Betting on Egypt
On the eve of his visit to Egypt, French President Jacques Chirac expounds on his vision on developments in the Middle East in an exclusive interview, in Paris, with Osama Saraya, Al-Ahram 's editor-in-chief
Iam very happy to have the opportunity to speak with a newspaper of the calibre of Al-Ahram on the occasion of a trip to Egypt, a country I love and admire and which I do not visit frequently enough. I would also like to express my great pleasure in visiting Egypt again, at the invitation of my friend, President Hosni Mubarak.
I would also like to express my great esteem for the Egyptian people. The Egyptians are a courageous and intelligent people who assume their very considerable responsibilities in the Middle East. They occupy a position astride Africa and Asia and have special responsibility in the general equilibrium of the Middle East, a fascinating but difficult region and the cradle of very old civilisations.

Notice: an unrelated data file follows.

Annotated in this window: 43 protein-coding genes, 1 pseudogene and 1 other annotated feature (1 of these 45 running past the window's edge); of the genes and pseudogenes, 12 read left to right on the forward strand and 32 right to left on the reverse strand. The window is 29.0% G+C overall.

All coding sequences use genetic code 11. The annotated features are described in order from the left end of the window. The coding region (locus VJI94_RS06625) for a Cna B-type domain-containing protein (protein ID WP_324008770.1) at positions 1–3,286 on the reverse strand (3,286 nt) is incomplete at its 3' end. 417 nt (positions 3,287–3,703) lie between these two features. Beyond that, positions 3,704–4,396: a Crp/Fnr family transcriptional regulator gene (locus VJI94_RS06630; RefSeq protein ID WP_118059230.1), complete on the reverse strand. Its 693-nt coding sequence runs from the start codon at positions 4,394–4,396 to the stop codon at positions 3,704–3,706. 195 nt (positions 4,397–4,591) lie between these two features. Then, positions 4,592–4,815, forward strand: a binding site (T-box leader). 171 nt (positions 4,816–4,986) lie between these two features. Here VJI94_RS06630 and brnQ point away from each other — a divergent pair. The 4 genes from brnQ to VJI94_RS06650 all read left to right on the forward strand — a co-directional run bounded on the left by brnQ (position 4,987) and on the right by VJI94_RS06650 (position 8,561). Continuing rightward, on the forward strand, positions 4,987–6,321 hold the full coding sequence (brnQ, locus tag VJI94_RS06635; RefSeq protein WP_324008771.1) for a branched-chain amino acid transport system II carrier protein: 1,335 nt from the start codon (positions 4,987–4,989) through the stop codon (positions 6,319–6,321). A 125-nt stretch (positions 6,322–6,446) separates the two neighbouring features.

My visit has a two-fold objective.
First, we are keen to give new impetus to our bilateral relations, which are excellent and are cemented by a long history and solid realisations of friendship between heads of state, nourished by frequent, high-level exchanges which are now on the level of global diplomatic consultations. My last trip to Egypt was almost four years ago.
Since then, Egypt has undergone great changes. Faced with substantial challenges, it has chosen the path of modernisation and openness. France is keen to encourage Egypt along this path and my visit is therefore a perfect opportunity to take stock of our cooperation with the aim of revitalising it, in both the cultural and the economic field.